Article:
There’s a significant lack of experience at the running back spot, with as many as of five players being in contention to start in Week 1. Marvin Scott III, who rushed for 62 yards as a true freshman last year, is the frontrunner right now, but that could still change during preseason practices.
As far as pass-catchers go, Martinez still has a sure target from the tight end position in Austin Allen, who is their leading returning receiver with 18 catches for 236 yards. Dynamic playmaker Wan’Dale Robinson transferred to Kentucky, so the Huskers face significant question marks in their wide receiver room, with much of their projected production coming from transfers Oliver Martin, Omar Manning and Samori Toure.
The Huskers had two offensive linemen selected in the 2021 NFL Draft, but despite those losses, there is still optimism that the unit that was one of the best in the conference last year will be even better in 2021. Overall, the offense will have to take a major step forward for Frost to have success this year, and by the time the ‘Cats have to travel to Lincoln at the start of October, we should have a clearer picture of whether last year’s problems have been properly addressed and solved.
The “Blackshirts” weren’t the most dominant version of themselves in 2020, but they still were above average nationally in yards allowed per game (50th) and average points allowed per game (65th). With almost all the key contributors back from last year, Nebraska’s defense might be able to return to that true “Blackshirt” form.
In the trenches, the ‘Huskers have an extremely seasoned rotation, headlined by ends Ben Stille, a sixth-year senior, and Casey Rodgers, now in his fourth year. DT’s Damion Daniels and Ty Robinson will look to clog up the middle, and generating more pressure on the QB could be one of the factors that takes this defense to the next level.
Nebraska is very strong in the linebacking corps, but a serious knee injury suffered in spring practice by Will Honas, the leading returning tackler, will weaken the group slightly. Luke Reimer, a third-year, will be expected to become the leader of this defense, while sixth-year JoJo Domann will supplement the experience lost following the departure of Honas.
Safeties Deontai Williams and Marquel Dismuke headline the Nebraska secondary, while cornerback Cam Taylor-Britt, who snagged two interceptions last season, will be the top dog out wide.
The Huskers have a copious amount of experience in their defense, but the biggest question still remains: will their experience translate into results on the field?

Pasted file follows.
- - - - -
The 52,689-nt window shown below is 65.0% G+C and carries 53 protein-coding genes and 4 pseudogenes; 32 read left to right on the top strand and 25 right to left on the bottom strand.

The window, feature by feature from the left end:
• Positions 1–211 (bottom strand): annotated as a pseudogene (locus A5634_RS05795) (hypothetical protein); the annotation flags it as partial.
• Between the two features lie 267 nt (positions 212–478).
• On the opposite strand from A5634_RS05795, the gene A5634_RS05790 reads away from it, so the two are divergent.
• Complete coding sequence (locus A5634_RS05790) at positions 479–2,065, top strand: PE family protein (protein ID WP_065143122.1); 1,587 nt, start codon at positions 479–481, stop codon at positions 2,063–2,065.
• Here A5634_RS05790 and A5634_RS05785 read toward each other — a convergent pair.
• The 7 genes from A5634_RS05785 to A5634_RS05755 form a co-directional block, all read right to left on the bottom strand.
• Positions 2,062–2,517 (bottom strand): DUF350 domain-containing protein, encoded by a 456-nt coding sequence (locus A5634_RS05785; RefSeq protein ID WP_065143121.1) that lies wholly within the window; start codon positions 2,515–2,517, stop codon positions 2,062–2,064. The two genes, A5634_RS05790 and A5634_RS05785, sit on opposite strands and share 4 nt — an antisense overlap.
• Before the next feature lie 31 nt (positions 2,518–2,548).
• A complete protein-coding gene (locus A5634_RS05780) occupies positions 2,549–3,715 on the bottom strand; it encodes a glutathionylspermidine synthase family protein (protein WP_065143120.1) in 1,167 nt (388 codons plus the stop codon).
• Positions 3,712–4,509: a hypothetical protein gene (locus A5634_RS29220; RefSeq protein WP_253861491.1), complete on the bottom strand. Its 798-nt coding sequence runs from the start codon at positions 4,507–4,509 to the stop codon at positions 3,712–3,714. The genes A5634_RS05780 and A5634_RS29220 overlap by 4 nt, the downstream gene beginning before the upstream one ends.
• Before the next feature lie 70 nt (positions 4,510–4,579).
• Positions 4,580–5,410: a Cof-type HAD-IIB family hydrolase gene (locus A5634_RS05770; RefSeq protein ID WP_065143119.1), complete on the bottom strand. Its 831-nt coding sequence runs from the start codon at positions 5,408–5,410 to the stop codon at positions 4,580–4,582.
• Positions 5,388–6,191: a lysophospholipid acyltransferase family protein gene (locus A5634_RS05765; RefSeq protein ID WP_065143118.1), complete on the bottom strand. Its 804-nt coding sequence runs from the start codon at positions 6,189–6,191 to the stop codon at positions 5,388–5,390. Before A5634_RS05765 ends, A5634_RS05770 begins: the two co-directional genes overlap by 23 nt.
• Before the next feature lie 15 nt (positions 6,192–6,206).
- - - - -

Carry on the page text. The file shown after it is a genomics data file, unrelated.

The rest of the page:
Three Players to Know
QB Adrian Martinez
Nebraska’s success this season comes down to a few key factors, and Martinez is in control of most of those. To be frank, he hasn’t looked like a QB that could win 8+ games since his freshman year, and if he doesn’t fill the holes in his game, Nebraska’s offense and performance will suffer. He’s extremely talented, throws a nice ball and is extremely mobile, as he’s tricky to bring down once he escapes the pocket. No matter how much inexperience the Huskers have at their other skill positions, good QB play can make up for it. If he’s playing to the level he’s showed that at times he’s capable of, opposing defenses could be in for some long afternoons.
LB Luke Reimer
Reimer had 40 tackles, 5 TFL, 2 sacks and a forced fumble in eight games as a sophomore last season, and it looks like he’ll be tasked as the heart of the Huskers’ defense in 2021. There’s a lot of excitement regarding his future prospects in the NFL from his coaches and media around Lincoln, and it wouldn’t be surprising if Reimer’s name popped up on one of the All-Big Ten teams when all is said and done.
CB Cam Taylor-Britt
Taylor-Britt is a nightmare for opposing receivers. With Dicaprio Bootle gone, Taylor-Britt will now draw the assignment of covering the number one receiver week in and week out, and as someone who already has an All-Big Ten team designation under his belt, he will be one of the premier corners in the conference. He had 28 tackles and 2 interceptions in 2020, but because he’s such a good cover corner, those stats might drop just a tad as opposing offenses adjust their gameplays to avoid throwing toward his side of the field.